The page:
Modernization Theory In Third World Society

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Register to read the introduction… Modernization theory stresses the important roles played by the values, norms and beliefs of the people in determining the sort of society whether traditional or modern that they create and thus value changes are vital for social changes. As modern cultural and institutional forms begin to emerge, they will support the development of a more dynamic, efficient and innovative capitalist economy in third World countries. It is maintained that third World Societies must emulate culture, institutions, and practices of modern first World societies in order to become developed .Modernization theorist identifies tradition as the greatest barrier to economic development. Wilbert Moore defined modernization as the total transformation of a traditional or pre-modern society into the types of technology and associated social organization that characterize the "advanced," economically prosperous and relatively politically stable nations of the Western world. Modernization theory claim that in the past the entire world was poor and that technological change especially the industrial revolution enhanced human productivity and raised standard of living. Walter .W. Rostow, an American economist distinguished five stages through which every society had to pass in …show more content…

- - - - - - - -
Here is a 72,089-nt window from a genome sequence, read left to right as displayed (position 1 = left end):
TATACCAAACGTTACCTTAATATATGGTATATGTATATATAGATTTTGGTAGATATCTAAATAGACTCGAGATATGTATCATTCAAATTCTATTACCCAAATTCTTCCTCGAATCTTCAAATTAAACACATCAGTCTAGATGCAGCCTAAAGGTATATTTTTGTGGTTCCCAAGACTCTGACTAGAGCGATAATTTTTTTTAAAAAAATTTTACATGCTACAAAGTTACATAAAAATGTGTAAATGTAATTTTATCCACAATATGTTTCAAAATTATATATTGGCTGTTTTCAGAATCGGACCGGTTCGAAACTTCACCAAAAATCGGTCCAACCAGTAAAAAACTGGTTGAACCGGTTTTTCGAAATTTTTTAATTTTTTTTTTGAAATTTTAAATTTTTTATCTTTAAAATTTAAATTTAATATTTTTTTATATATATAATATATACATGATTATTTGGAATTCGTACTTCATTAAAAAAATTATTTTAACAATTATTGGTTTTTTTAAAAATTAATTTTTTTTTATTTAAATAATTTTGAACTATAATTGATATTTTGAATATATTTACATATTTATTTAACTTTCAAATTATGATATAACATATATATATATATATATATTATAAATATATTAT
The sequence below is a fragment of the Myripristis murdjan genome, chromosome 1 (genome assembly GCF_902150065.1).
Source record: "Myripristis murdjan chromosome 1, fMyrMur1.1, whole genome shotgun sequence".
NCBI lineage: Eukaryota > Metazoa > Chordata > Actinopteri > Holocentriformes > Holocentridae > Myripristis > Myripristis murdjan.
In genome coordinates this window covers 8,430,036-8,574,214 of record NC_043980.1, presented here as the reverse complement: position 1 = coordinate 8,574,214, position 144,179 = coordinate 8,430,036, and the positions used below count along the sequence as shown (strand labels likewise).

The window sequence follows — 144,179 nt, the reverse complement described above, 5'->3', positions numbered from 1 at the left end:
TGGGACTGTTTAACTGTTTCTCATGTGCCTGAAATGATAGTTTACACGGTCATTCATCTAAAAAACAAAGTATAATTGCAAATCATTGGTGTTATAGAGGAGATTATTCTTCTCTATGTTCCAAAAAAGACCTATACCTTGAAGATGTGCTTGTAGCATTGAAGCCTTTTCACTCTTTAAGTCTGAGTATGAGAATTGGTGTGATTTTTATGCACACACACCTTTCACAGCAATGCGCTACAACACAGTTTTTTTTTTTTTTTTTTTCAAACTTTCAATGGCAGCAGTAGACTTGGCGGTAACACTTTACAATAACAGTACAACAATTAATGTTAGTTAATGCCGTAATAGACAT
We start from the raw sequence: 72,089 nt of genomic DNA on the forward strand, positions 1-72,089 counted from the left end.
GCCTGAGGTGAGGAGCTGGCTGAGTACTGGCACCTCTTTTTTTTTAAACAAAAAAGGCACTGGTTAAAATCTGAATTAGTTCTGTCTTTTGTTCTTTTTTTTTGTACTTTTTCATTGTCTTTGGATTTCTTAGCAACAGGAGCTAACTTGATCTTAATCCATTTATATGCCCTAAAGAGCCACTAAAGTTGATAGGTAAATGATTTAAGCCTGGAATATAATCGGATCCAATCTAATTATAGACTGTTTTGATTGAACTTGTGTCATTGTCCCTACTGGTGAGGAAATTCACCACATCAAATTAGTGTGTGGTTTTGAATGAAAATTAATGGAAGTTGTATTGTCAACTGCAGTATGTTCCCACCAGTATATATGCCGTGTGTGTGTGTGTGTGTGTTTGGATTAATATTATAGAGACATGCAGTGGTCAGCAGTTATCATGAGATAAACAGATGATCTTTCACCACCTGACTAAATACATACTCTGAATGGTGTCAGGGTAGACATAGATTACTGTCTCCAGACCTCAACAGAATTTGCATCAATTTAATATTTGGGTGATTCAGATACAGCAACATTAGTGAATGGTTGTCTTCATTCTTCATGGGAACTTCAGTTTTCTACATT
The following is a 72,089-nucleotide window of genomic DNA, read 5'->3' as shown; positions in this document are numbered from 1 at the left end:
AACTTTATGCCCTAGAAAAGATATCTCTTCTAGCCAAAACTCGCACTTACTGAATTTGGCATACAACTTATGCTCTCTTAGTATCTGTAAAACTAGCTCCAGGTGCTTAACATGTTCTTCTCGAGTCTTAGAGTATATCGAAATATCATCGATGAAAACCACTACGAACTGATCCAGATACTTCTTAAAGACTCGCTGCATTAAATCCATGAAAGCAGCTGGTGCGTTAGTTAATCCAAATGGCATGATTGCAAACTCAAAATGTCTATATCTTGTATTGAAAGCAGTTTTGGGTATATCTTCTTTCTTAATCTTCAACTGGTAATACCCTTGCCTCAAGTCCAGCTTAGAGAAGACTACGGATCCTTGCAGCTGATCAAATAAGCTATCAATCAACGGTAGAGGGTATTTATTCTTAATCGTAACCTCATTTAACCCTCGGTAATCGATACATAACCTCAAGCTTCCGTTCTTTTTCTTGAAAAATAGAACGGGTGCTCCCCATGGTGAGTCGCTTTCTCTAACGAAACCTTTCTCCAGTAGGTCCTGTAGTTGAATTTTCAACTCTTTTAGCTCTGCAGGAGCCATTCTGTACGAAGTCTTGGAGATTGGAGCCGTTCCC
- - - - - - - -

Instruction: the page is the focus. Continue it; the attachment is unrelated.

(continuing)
Much of the interest of modernization was prompted by the decline of the old colonial empires. # The third world became a focus of attention by politicians who were keen to show countries pushing for independence that sustained development was possible under the western wing (rather than that of the Soviet Union) The supporters of modernization theories assumed that modernization is a linear process which exists whereby developing countries progressively become industrialized. The theory promotes the idea that all countries starts from a traditional base and moves straight along a pre-determined line to a state called modern. Reasons for the underdevelopment of countries were seen within the different societies in internal factors, for example, in their traditions or in the lack of sufficient capital investment. Modernization, as conceived by its advocates, is largely a process initiated and directed from above. In the past the modernization process actually took place and was instrumental in propelling the societies concerned towards higher levels of production and economic maturity. Japan is a striking example of a society in which modernization was initiated from above by a social group narrowly allied with the establishment, without the occurrence of any revolution that is any mass movement from below. Modernization theorists

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